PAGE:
“In the search for love, truth and justice a good vamp never hurts. That’s the modus operandi of Meshell Ndegeocello.” -New York Times
10 time Grammy nominee Meshell Ndegeocello is a pop music anomaly, boldly following her voice wherever it takes her and still remaining a visible part of the pop music landscape. Her singular sound has earned her critical acclaim and ten Grammy nominations. Her music, energetic and assertive, is equal parts funk, folk, hip-hop, jazz, and African roots music, with political and personal messages put on the same plane. Her bass playing is delightfully funky, elastic and rock solid at the same time, and her lyrics (when there are lyrics) pack a potent punch.
Ndegeocello broke onto the pop scene in the early 1990s with her debut album Plantation Lullabies, a sophisticated, nearly overwhelming mix of 1970s R&B and ’90s-era hip hop culture. While this record garnered critical and commercial success, it was clear that Ndegeocello was every bit as complex as her record let on. As the first female artist to be signed to Madonna’s Maverick Records, she made it clear she didn’t want to be pigeonholed or painted into a musical corner. Several acclaimed projects would echo this sentiment: Bitter, named Album of the Year by the NY Times, Newsweek, LA Daily and others; Cookie: An Anthropological Mixtape, described by Rolling Stone as “This is the record Prince keeps trying to make;” and two instrumental jazz albums (The Spirit Music Jamia and Dance of the Infidel).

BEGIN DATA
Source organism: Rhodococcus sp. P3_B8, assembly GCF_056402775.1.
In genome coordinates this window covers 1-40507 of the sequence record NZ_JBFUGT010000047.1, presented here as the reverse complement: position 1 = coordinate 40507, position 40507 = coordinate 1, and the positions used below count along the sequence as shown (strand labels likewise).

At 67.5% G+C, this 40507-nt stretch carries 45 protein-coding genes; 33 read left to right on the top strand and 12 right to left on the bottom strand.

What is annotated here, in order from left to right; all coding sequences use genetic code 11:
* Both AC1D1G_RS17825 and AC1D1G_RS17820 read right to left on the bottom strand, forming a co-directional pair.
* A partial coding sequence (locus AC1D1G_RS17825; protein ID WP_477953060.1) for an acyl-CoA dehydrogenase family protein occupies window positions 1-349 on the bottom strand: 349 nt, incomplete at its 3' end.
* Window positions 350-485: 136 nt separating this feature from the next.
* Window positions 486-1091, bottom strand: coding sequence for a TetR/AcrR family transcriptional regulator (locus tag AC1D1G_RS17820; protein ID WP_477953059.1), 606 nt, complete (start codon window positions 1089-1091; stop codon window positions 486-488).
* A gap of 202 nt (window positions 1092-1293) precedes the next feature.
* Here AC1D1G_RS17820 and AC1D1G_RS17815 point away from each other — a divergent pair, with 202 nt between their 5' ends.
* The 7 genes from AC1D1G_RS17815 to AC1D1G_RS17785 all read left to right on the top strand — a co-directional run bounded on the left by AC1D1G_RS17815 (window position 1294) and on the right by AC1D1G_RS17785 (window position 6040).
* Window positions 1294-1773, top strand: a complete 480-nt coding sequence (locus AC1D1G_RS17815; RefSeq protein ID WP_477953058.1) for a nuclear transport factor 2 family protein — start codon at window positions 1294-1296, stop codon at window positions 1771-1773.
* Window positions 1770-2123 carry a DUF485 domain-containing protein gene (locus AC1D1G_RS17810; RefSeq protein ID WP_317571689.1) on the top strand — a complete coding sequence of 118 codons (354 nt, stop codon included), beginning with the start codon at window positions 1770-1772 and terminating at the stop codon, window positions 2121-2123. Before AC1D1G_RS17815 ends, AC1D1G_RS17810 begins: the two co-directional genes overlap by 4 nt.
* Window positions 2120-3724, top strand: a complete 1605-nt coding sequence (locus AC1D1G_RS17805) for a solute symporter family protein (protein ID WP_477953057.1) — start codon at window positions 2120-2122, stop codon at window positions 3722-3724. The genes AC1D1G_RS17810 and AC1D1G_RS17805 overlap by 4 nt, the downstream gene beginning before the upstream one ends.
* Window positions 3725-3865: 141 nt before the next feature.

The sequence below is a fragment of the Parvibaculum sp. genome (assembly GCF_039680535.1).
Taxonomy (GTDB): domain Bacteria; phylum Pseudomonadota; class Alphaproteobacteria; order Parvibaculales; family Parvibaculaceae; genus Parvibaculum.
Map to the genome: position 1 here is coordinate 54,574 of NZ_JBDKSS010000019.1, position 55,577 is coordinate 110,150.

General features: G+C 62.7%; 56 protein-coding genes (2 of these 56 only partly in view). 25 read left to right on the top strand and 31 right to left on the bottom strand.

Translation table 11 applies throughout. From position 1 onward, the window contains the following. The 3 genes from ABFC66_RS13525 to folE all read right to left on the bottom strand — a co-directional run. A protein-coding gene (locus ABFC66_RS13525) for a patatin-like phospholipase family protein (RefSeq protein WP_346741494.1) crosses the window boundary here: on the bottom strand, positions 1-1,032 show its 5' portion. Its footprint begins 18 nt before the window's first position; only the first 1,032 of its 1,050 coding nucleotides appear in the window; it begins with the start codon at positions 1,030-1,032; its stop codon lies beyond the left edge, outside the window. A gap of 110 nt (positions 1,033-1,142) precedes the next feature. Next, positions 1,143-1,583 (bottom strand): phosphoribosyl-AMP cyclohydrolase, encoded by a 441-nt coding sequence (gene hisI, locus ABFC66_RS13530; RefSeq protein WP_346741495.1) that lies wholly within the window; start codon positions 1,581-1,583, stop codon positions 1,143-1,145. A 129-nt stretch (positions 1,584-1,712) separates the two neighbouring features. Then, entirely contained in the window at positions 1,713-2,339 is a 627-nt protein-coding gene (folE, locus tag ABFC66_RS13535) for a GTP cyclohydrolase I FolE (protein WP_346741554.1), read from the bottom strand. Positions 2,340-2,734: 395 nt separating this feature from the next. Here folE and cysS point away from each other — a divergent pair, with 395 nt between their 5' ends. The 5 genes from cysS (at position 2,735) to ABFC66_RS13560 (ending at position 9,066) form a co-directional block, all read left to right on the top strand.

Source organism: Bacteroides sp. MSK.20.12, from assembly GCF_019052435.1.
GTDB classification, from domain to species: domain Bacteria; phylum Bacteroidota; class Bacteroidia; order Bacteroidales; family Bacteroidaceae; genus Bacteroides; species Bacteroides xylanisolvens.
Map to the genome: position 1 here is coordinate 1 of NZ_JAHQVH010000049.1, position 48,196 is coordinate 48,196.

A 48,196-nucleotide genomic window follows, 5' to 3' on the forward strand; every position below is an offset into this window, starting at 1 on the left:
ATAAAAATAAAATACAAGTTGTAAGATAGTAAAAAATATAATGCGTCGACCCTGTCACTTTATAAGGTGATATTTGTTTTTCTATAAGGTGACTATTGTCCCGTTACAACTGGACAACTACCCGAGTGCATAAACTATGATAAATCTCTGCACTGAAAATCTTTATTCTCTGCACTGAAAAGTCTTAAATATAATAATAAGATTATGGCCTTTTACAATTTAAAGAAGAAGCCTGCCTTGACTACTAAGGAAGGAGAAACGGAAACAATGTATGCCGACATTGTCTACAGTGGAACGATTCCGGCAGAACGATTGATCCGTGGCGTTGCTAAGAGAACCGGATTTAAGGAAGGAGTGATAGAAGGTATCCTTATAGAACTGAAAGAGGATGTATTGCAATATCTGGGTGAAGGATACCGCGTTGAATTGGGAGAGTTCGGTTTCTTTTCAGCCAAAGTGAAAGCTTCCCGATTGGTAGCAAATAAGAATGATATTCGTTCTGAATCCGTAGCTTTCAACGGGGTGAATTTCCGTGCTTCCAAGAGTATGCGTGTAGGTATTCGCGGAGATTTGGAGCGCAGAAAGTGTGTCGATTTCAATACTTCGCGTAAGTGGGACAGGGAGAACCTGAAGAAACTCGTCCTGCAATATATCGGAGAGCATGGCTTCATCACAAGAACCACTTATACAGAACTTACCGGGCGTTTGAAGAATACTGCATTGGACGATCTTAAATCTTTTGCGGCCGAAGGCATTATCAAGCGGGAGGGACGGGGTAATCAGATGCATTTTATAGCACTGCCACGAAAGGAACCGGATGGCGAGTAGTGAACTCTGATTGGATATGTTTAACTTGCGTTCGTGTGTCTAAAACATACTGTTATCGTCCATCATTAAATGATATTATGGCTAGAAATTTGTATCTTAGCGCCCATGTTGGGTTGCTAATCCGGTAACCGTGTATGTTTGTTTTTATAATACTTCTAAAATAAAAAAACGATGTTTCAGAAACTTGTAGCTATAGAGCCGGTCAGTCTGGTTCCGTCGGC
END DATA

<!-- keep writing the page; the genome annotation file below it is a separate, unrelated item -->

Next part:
Never content with staying in one place for very long, this singer/bassist/poet/keyboardist/producer keeps busy with touring and recording. After a career of more than 20 years, Meshell and her musicians Chris Bruce (guitar), Jebin Bruni (keys), and Deantoni Parks (drums) recorded a tribute to Nina Simone. These sorted covers culminated in Meshell’s 10th album, Pour une ame souveraine (For a
Sovereign Soul), a recording for which Meshell invited guests Sinéad O’Connor, Lizz Wright, Valerie June, Toshi Reagon and Cody Chesnutt.